During the 1970s, the government created several defined contribution plans, including 401(k)s and IRAs. They are called defined plans because they are funded by employee contributions, combined with employer contributions if they choose to participate. The amount you receive at retirement depends on how much was contributed to the plan over the years and how well your investments performed.

While defined contribution plans were welcome creations, few realized at the time that they would eventually replace the cherished traditional pensions that employees had grown accustomed to.

Defined contribution plans are cheaper for employers to maintain and fund. They also shift the burden of retirement planning—and the longevity risk—to the employee.

For these reasons, traditional pensions are no longer part of the retirement equation for most workers at private companies.

Government Employees Still Get Pensions

Defined benefit plans are still available to most government employees at the federal, state, and municipal levels. While it may be comforting to assume your retirement needs will be fully met by a government pension, that’s not a good idea.

Many state and municipal employee pension plans are facing substantial shortfalls to cover future obligations. That means your pension might not be as ironclad as you once thought. Even government employees should be making additional plans to save for retirement.

$1.4 trillion

The amount that public pensions are underfunded by in 2022, according to recent industry estimates.

Will My Pension Be Enough?

If you have a traditional pension plan, contact your HR department to find out what amount you can expect at retirement. This is usually based mostly on a percentage of your income plus the number of years you work for your employer. It also depends on whether you have worked long enough at the company to be vested in the pension plan. Leave before the magic date and your pension rights disappear.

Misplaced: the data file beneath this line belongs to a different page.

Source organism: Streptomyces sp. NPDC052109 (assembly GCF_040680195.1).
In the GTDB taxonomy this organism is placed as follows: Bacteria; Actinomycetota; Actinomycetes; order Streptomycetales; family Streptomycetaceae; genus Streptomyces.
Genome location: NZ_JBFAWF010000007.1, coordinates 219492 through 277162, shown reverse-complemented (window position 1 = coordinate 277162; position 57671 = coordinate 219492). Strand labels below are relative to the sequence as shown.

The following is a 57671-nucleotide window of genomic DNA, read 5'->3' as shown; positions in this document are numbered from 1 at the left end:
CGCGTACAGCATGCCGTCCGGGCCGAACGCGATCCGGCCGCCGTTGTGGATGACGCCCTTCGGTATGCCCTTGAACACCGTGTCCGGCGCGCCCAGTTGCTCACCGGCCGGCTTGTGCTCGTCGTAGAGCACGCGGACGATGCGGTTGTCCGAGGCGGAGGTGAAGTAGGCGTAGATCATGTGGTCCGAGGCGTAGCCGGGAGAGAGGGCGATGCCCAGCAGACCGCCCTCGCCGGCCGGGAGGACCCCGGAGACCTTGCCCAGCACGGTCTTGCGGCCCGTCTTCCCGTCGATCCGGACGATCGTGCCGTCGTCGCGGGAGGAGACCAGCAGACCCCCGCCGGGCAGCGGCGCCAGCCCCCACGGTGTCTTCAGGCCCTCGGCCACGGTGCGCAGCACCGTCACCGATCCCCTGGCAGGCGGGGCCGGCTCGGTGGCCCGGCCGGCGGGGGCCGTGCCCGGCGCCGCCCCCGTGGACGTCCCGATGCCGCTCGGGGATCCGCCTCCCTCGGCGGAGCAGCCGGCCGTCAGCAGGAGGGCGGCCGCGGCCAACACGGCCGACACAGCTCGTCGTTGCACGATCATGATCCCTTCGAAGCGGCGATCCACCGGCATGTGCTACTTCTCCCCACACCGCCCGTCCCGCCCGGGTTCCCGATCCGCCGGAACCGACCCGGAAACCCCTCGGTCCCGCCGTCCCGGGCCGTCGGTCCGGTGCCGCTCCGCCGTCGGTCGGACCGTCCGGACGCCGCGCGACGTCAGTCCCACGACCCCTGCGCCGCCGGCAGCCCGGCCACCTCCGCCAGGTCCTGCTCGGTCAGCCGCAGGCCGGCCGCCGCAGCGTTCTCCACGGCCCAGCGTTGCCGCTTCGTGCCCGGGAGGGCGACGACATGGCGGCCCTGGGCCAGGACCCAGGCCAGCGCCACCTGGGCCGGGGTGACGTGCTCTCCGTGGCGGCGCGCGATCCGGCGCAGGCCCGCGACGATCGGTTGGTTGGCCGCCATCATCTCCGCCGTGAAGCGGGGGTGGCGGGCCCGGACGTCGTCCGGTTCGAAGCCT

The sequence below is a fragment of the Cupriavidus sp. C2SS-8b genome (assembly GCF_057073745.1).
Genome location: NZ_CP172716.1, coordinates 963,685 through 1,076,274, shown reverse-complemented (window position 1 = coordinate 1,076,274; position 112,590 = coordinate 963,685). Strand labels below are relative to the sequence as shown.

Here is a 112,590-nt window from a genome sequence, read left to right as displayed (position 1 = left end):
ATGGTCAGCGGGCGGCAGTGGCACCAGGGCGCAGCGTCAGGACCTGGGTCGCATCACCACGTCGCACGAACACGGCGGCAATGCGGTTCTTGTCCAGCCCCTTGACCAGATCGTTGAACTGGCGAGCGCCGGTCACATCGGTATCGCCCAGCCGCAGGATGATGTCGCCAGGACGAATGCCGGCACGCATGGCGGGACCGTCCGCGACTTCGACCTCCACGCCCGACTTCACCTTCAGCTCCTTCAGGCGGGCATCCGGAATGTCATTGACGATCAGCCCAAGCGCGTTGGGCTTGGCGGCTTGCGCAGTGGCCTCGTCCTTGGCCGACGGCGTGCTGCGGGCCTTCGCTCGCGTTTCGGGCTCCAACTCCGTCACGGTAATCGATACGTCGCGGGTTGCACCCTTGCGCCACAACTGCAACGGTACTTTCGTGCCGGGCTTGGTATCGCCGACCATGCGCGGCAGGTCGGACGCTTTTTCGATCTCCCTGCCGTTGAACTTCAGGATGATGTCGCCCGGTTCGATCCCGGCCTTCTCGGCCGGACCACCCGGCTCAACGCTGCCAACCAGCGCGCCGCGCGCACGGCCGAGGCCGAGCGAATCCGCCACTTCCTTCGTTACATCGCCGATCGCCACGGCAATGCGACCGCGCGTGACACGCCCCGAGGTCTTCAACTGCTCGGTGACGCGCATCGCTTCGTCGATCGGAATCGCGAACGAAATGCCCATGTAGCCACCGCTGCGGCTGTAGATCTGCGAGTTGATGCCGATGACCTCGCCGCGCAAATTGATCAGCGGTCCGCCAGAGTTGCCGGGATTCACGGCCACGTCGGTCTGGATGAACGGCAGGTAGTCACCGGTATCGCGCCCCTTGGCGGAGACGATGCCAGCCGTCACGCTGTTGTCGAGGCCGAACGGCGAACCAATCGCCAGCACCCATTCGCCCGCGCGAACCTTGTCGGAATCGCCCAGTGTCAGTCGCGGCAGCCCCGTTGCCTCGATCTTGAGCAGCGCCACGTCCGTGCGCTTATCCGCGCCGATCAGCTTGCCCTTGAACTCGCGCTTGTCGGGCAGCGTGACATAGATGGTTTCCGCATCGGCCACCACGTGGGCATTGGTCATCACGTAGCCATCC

To figure out if your pension will be enough to retire comfortably, add your expected pension payment to your expected monthly Social Security benefit. If it’s not enough—or if it’s barely enough—take a look at the defined-contribution alternatives, such as a 401(k) or an IRA, to make up the shortfall.

It’s wise to consider the alternatives even if it looks like you’re set for retirement. You never know what will happen to your pension. And in any case, the tax breaks of a 401(k) or IRA are worth the investment.

Watch Out for Inflation

Inflation is the X-Factor in retirement planning. Most private employer pension plans establish a fixed monthly benefit at the beginning of retirement and pay that amount for the rest of your life.

While that might be very generous in the early years of retirement, you’ll begin to feel the pinch in ten years or so when your monthly benefit doesn’t buy as much as it used to.

To address this, government pensions typically have some type of cost-of-living adjustment (COLA). Still, that COLA might not address your specific needs.

COLAs are generally based on the Consumer Price Index (CPI), a general-purpose survey of changes in the prices of essential goods. However, that can work against seniors. For example, healthcare is a major component of a retiree’s household budget. Price levels in that sector are rising much faster than in the general economy. If the CPI is 2%, but your personal rate of inflation is 5%, you’ll fall behind even with a COLA provision.